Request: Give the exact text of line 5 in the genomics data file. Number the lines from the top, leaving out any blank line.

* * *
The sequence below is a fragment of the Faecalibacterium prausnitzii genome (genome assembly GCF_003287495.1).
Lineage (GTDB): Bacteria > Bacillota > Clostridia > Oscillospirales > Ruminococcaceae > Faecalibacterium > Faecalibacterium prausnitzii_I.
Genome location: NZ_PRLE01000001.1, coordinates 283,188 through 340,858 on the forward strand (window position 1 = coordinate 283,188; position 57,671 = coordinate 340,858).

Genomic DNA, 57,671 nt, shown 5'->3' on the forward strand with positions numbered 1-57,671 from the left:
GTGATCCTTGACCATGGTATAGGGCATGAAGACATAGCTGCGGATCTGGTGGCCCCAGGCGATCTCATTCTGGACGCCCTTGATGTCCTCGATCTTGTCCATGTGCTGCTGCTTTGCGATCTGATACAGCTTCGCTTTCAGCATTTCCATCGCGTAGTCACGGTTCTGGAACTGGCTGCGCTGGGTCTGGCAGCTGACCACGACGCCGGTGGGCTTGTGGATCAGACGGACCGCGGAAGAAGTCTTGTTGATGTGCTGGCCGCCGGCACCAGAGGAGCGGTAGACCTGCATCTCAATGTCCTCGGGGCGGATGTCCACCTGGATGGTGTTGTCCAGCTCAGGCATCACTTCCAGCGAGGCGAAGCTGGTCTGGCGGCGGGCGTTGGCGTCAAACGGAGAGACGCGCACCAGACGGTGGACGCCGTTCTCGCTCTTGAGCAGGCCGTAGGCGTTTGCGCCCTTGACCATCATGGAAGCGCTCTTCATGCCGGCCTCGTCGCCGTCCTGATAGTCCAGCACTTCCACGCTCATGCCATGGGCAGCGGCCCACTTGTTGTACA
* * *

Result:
GTGATCCTTGACCATGGTATAGGGCATGAAGACATAGCTGCGGATCTGGTGGCCCCAGGCGATCTCATTCTGGACGCCCTTGATGTCCTCGATCTTGTCCATGTGCTGCTGCTTTGCGATCTGATACAGCTTCGCTTTCAGCATTTCCATCGCGTAGTCACGGTTCTGGAACTGGCTGCGCTGGGTCTGGCAGCTGACCACGACGCCGGTGGGCTTGTGGATCAGACGGACCGCGGAAGAAGTCTTGTTGATGTGCTGGCCGCCGGCACCAGAGGAGCGGTAGACCTGCATCTCAATGTCCTCGGGGCGGATGTCCACCTGGATGGTGTTGTCCAGCTCAGGCATCACTTCCAGCGAGGCGAAGCTGGTCTGGCGGCGGGCGTTGGCGTCAAACGGAGAGACGCGCACCAGACGGTGGACGCCGTTCTCGCTCTTGAGCAGGCCGTAGGCGTTTGCGCCCTTGACCATCATGGAAGCGCTCTTCATGCCGGCCTCGTCGCCGTCCTGATAGTCCAGCACTTCCACGCTCATGCCATGGGCAGCGGCCCACTTGTTGTACA